- 1 tsp vanilla extract
- 1/2 tsp cinnamon or cardamon
- 225g plain flour
- 25g Cocoa powder
- 1 tsp baking powder
- 1 tsp bicarb
- 85ml buttermilk (or milk with a couple of drops lemon juice)
Preheat your oven to 180c. Line your muffin tin with paper cases, the mix makes approx 12-14 large muffins.
Whisk the butter and sugar together , add the mashed banana, eggs and vanilla extract and mix, sift the spice, flour, cocoa powder and raising agents and mix gently and then add the buttermilk, mix until smooth. Spoon the mix in to the cases and bake for 25 minutes until well risen and firm in the centre. You can then decorate to your taste once cooled.
Bought, Borrowed and stolen is not your usual cookery book, its the intensely personal food journey of chef "Allegra McEvedy". Allegra is well travelled and has visited a myriad of countries both as a chef and as a child following her historian Father.The book charts her journey and the life experiences she encountered on the way and where and how she experienced the recipes that are detailed in the book.
Unusually Allegra collects knives where ever she goes and these are sharply displayed in the book making a point of their importance in her life, the countries or cities each having a bio so you get a sense of the place before going on to the recipes. The recipes in the book come from such diverse locations as Malawi to New York.
I particularly liked the fact that every recipe is illustrated, the two recipes I have tried so far where easy to follow and gave good results, they did however challenge some of my culinary boundaries, this is a cook book to buy for yourself or a close friend who will appreciate the personal stories Allegra tells.The narrative is modern and chatty, I can almost hear Allegra making the comments in the book.
My only criticism is that the book has a fabric cover, which isn't very practical for the kitchen.
You can purchase a copy from Amazon, I was fortunate to be given the opportunity to review the book by Octopus Publishing.
Sunday, 2 October 2011
Last weekend I made mincemeat for the store cupboard for Christmas, this week I am baking a Christmas cake. Over the last few years I have made a variety of different cake recipes , traditional fruit , chocolate fruit, so this year I have gone for a boil and bake fruit cake, sort of a combination of the two. This recipe is based on one I came across in Good Housekeeping magazine and is very easy, the result appears to be quite impressive but only time will tell.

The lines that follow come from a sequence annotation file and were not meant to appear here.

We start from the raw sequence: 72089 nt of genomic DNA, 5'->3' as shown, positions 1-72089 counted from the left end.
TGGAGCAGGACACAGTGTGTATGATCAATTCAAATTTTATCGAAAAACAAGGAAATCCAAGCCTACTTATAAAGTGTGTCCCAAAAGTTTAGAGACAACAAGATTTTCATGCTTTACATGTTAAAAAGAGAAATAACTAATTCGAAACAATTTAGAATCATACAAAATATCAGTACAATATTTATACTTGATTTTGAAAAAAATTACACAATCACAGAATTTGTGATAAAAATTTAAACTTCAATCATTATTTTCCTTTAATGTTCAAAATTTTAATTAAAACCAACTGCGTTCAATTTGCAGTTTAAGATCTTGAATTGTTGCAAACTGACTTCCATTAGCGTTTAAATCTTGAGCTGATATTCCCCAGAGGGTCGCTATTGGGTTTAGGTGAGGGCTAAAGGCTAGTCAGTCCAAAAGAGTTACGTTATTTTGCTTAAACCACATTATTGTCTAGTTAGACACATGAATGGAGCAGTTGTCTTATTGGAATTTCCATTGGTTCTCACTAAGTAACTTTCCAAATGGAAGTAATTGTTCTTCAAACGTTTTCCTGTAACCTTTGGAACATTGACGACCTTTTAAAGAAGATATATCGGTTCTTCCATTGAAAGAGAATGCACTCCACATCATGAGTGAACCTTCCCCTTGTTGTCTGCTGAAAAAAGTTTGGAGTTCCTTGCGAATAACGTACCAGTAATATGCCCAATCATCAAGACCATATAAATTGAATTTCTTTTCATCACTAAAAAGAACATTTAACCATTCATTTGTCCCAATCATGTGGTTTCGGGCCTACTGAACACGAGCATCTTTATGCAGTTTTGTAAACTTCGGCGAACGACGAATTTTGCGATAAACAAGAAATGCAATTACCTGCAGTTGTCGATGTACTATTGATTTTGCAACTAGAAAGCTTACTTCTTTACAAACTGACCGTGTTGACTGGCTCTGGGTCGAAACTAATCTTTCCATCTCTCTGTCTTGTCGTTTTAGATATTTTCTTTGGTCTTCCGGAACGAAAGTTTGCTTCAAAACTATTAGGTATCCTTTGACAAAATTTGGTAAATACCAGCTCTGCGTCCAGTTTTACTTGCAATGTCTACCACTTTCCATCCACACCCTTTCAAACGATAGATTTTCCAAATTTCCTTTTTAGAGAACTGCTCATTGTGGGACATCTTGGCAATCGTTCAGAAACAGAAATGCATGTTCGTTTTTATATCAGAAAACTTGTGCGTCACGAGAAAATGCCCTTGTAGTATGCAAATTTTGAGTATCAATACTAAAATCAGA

- 175g butter
- 500g mixed luxury dried fruit
- 100g ready to eat prunes - chopped
- 100g glace cherries - roughly chopped
- 100g Cranberries / Stem ginger (your choice)
- Finely grated zest of a lemon ( unwaxed)
- 150ml amaretto
- 175g dark brown muscovado sugar
- 200g self raising flour
- 1tsp mixed spice
- 1 tsp ground cinnamon
- 1/2 tsp ground cloves
- 1/2 tsp ground allspice
- 3 eggs beaten
8inch cake tin, loose bottomed - greased and lined on base and sides
Preheat your oven to 140C. Place all you dried fruit in a large pan with the lemon zest and amaretto, bring to the boil and allow to simmer for approx 5 minutes. Then add the butter and sugar and allow to melt and stir to ensure well incorporated and the sugar has melted.
Take the pan off the heat and allow to cool slightly before adding the other ingredients and spices, stir to mix well and pour into the prepared cake tin. Bake for approx 1-45 to 2 hours, until a skewer inserted comes out clean. Once baked leave to cool in the tin, once completely cool, wrap and store in an airtight in, feeding at weekly / fortnightly intervals until Christmas.
Another #thinkyouknowbeetroot recipe this time for an accompaniment to a main meal, based on the traditional rosti recipe this one uses beetroot.
- 3-4 large cooked and peeled beetroot
- 2 tsp Rosemary fresh leaves chopped
- Salt and pepper
- ½ cup of plain flour
- 2 tbsp butter
Grate the beetroot with a coarse grater or food processor, Press any excess water out of them using a sieve. Heat a large non-stick pan on a medium heat ready to fry the rosti.Mix the grated beetroot in bowl with the rosemary and season to taste, then mix in the flour, adding just enough to bind the ingredients.
No with your hands press the beetroot mixture into patties and form the rosti, add the butter to the pan and once it begins to sizzle, add the beetroot patties.Turn the heat up a little, fry the patties for 10 minutes and allow them to crisp, shimmy the pan if they start to stick. Flip them over and fry for another 10 minutes on the other side.
Delicious, here served with chicken and a spinach sauce.
Delicious, here served with chicken and a spinach sauce.